Provo, Utah , United States
|| March 20, 1942
Oct 01, 2012 09:09pm
Pro- gun - Pro-Gay Marriage - Latter Day Saints (Mormon) -
|Info||Born in Provo, Utah, on March 20, 1942. Divorced, 5 children, 8 Grandchildren. Graduated from Provo High in 1960, LDS mission to France, Ph.D. from BYU in 1974. My field was Zoology, with a specialty in Herpetology (reptiles). (I was an expert on rattlesnakes, Communists, and other venomous critters.) I did my thesis on the evolution of a common lizard (genus Sceloporus, commonly called blue-bellies) that ranges all over the West and as far south as Panama. I compared skull measurements on over a hundred subspecies of Sceloporus. So, you can see I've been involved in skullduggery a long time. Postdoctorate at the University of Colorado in Boulder using electron microscopy to compare ultramicroscopic patterns on lizard scales -- ultradermatoglyphics. Currently, I do research on chronobiology -- biological clocks -- and my official title is "Adjunct Research Associate Professor of Medicine" at the University of Utah School of Medicine. |
Growing up as a devout Mormon, I sincerely believed the Constitution was inspired of God. Thus, I studied it and it's history with the same fervor as the holy scriptures. I also believed the Mormon doctrine that before the creation of the physical Earth, there was a great council in Heaven. Lucifer (the Devil) proposed to come down to Earth and force everyone to be good. Jehovah (Christ) proposed that men be free to do evil and he would sacrifice himself to pay the debts of those who accept him. Thus, I believed and still strongly believe that using government to force people to be good is following the plan of the Devil. In fact, I call it Devil worship. I have taken upon myself the mission of doing what I can to promote the plan of Christ.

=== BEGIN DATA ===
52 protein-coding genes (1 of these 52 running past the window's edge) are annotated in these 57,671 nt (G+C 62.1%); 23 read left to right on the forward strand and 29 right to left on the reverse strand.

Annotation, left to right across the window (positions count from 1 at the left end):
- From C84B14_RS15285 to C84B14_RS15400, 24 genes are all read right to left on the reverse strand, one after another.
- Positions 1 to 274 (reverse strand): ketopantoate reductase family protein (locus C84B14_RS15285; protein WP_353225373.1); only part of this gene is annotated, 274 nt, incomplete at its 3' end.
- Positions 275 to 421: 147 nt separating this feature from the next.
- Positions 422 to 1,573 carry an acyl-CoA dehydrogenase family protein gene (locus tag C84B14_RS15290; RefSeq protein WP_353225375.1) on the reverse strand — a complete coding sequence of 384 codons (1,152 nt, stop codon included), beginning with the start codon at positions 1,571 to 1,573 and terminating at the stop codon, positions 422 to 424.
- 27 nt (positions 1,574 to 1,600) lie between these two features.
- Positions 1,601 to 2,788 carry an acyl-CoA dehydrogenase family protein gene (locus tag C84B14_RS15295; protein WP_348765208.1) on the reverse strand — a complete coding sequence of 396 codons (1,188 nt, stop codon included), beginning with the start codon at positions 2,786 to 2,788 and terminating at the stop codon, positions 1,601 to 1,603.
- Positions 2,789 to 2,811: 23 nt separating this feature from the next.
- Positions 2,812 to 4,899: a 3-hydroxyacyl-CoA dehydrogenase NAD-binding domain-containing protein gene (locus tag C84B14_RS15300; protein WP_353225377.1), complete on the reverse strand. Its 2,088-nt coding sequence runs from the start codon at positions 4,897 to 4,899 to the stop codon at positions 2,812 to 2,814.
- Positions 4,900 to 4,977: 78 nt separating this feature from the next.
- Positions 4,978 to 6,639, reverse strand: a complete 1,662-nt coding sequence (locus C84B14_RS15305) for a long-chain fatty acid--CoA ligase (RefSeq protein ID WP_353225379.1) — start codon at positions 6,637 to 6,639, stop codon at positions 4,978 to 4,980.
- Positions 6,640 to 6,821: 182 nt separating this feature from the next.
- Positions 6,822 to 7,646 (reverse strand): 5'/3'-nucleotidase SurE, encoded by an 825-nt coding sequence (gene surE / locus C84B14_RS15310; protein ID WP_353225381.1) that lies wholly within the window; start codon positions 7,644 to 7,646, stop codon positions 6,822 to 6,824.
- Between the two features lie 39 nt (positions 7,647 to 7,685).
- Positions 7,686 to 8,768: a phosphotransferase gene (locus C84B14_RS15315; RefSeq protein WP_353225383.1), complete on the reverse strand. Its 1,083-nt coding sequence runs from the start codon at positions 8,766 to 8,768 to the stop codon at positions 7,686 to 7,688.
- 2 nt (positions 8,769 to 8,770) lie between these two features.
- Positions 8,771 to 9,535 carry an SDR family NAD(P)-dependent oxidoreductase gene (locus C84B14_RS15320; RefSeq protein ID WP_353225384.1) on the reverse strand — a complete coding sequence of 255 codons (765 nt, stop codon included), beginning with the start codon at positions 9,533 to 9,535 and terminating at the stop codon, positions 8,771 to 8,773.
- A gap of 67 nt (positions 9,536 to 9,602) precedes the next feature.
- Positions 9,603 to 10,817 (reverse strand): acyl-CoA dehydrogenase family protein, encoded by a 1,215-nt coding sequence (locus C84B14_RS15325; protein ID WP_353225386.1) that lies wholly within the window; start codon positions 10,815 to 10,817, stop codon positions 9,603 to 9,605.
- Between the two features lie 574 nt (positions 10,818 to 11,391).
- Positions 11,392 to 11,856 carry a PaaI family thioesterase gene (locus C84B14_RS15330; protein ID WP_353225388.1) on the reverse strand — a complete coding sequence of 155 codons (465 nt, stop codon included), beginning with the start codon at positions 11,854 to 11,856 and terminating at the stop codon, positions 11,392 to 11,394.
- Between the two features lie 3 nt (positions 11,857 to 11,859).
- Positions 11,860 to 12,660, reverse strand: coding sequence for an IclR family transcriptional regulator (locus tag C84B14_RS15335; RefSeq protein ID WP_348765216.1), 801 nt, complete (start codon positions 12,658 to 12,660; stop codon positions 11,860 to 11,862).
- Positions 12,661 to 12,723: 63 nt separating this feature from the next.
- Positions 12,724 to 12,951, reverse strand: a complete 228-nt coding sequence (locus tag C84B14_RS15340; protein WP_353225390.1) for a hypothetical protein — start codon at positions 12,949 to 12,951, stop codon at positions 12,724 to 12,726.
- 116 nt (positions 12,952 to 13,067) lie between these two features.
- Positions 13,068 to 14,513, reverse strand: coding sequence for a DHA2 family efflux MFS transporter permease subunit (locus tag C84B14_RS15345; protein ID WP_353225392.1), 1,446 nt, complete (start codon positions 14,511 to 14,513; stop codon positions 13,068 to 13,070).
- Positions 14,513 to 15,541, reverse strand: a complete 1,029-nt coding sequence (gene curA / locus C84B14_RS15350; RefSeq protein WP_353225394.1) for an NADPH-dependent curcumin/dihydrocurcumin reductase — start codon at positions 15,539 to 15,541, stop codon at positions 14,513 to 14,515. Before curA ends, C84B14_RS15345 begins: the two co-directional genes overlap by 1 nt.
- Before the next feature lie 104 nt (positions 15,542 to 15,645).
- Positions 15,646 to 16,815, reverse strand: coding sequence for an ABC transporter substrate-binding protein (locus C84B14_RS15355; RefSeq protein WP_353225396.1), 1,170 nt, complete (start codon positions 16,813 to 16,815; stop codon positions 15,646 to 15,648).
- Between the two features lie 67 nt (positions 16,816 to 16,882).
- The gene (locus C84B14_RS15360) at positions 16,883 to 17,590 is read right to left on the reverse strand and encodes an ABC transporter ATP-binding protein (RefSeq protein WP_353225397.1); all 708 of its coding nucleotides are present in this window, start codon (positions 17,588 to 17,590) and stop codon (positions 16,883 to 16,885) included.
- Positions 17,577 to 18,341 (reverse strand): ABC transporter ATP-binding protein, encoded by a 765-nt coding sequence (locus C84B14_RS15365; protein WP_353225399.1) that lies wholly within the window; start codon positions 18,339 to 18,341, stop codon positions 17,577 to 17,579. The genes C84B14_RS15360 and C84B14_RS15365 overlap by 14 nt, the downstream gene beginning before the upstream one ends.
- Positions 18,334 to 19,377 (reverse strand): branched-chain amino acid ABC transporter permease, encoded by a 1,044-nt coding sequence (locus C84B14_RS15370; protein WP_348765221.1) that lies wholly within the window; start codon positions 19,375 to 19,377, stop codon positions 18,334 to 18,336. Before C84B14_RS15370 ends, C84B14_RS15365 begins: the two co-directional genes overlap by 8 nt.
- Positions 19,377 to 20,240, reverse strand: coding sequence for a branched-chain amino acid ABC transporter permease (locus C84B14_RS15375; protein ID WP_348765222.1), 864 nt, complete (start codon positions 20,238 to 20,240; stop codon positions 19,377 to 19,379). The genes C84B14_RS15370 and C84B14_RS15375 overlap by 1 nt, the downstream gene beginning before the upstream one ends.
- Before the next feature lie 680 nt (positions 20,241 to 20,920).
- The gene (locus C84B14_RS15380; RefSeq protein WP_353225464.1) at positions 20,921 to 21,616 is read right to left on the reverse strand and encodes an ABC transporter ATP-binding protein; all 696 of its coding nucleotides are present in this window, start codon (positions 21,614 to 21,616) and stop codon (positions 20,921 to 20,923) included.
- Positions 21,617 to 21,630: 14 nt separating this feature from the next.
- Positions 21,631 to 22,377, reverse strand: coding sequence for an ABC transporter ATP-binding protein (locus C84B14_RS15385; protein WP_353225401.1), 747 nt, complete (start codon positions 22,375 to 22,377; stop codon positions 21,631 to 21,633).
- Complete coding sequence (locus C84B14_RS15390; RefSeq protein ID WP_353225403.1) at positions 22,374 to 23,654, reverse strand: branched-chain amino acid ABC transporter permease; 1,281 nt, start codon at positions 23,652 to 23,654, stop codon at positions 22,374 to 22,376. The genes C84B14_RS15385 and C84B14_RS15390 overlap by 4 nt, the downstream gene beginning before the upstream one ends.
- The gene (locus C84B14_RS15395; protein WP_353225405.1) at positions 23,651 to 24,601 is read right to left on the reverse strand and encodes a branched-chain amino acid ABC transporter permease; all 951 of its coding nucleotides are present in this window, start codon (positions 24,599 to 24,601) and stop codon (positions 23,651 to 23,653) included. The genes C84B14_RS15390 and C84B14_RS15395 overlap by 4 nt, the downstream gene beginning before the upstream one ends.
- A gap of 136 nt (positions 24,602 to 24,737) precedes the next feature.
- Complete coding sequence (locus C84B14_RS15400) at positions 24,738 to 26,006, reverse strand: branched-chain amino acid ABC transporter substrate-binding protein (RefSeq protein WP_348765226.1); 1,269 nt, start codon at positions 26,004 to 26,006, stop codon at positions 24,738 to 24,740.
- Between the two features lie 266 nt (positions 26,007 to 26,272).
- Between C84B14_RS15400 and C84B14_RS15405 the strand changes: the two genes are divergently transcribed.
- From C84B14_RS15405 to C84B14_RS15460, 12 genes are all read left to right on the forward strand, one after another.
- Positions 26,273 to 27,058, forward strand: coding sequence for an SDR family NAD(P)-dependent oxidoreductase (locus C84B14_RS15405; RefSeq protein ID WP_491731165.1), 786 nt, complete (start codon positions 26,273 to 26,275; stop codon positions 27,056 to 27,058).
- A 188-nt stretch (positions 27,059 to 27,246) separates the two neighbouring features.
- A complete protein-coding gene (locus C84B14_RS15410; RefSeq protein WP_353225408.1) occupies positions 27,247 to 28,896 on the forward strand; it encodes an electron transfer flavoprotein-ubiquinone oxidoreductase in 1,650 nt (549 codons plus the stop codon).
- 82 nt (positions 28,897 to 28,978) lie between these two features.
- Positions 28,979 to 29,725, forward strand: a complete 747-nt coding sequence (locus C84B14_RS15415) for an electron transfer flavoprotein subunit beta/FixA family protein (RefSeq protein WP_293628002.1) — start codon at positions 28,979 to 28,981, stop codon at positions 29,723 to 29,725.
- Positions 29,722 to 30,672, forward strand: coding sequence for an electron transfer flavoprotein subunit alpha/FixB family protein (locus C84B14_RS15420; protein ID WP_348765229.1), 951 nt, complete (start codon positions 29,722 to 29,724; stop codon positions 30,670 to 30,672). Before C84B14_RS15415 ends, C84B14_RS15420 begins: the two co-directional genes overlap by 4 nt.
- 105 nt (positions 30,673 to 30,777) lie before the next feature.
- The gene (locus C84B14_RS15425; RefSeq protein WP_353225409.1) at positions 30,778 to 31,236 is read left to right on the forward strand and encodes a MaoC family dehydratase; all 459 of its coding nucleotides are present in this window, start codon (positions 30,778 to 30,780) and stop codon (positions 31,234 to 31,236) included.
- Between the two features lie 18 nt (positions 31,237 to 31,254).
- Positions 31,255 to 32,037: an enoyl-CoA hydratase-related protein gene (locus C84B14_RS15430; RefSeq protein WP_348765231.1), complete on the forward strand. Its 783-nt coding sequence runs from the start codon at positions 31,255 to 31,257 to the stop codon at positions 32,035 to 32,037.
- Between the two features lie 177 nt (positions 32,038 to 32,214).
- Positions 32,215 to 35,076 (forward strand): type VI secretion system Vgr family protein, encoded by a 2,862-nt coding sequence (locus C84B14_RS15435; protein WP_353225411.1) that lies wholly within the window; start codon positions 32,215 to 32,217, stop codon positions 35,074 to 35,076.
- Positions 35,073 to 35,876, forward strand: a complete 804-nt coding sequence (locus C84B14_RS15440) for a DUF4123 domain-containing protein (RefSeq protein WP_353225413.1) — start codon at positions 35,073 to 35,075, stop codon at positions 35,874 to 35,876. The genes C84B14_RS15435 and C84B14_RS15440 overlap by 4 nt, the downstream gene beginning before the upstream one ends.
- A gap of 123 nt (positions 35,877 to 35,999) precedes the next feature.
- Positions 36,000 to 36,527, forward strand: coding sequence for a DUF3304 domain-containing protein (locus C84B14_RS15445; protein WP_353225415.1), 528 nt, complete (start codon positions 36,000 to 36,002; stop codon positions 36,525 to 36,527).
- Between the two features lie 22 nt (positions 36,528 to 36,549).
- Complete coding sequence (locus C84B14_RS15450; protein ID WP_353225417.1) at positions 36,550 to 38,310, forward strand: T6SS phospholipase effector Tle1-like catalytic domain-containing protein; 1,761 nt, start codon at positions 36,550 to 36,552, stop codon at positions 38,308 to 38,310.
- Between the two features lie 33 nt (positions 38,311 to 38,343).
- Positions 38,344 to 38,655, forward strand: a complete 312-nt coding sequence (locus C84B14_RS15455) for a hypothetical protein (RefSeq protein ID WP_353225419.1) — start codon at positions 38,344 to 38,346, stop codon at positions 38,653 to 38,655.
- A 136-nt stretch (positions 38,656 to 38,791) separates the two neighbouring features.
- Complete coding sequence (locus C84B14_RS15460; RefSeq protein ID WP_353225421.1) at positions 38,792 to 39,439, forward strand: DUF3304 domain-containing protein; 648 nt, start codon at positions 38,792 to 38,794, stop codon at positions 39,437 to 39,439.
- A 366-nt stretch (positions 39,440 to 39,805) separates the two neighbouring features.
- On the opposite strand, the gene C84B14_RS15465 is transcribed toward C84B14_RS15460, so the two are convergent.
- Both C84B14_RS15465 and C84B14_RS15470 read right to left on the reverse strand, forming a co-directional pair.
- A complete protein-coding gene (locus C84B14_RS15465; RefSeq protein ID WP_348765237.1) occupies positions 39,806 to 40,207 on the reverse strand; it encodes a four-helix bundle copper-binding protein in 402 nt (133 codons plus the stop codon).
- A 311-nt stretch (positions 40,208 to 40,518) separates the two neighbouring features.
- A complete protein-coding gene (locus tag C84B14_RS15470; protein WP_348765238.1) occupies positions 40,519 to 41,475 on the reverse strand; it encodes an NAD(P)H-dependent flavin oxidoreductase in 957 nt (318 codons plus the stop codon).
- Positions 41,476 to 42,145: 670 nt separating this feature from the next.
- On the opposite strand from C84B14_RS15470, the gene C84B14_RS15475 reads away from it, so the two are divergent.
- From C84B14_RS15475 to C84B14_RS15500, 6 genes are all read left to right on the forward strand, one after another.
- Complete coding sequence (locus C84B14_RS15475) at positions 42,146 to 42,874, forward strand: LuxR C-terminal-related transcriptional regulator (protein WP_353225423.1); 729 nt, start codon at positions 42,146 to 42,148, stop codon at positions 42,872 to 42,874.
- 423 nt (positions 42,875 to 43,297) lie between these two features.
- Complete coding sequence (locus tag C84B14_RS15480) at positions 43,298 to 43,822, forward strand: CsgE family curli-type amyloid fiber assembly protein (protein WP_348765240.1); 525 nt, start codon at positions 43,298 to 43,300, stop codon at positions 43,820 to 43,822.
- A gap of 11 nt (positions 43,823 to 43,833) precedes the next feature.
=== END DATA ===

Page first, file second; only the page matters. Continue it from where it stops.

America was founded by Pilgrims seeking refuge from religious persecution. The number one purpose of the Constitution, in my mind, is to prevent government from establishing religion or prohibiting the free exercise thereof.
Utah was founded by Pioneers seeking refuge from religious persecution. The number one political principle of Mormonism, in my mind, is to protect each individual's freedom to worship in any way they want as long as they aren't harming others.
The right to life includes the right to defend that life, either individually, or in groups. Thus, government must not infringe on the right of citizens to arm and organize themselves as they see fit. I sued the State of Utah for requiring a background check before buying a hand gun. I did it for the benefit of those who desire to own guns. Personally, I am a pacifist and refuse to own a gun. I think gun ownership offends the higher power in which I trust. It refutes the slogan, "In God We Trust" on our money. But, civilization is based on trust and I trust those who desire to arm themselves.
I think the state ban on same-sex marriages enforces the morals of the majority on an oppressed minority. It violates the State Constitution, which guarantees equal rights to male and female inhabitants of this state. Therefore, although personally I find homosexuality repulsive and disgusting, I sued the County Clerk and the State of Utah for refusing to grant a marriage license to me and another man. Like the right to bear arms, I wanted to force Utah to obey its own constitution.
When Salt Lake City announced its ban on State Street cruising, I was appalled. I got the first ticket for cruising and appealed it to the State Supreme Court. When the trial judge refused me a jury trial, I sued him in Federal Court for violating my civil right to a jury.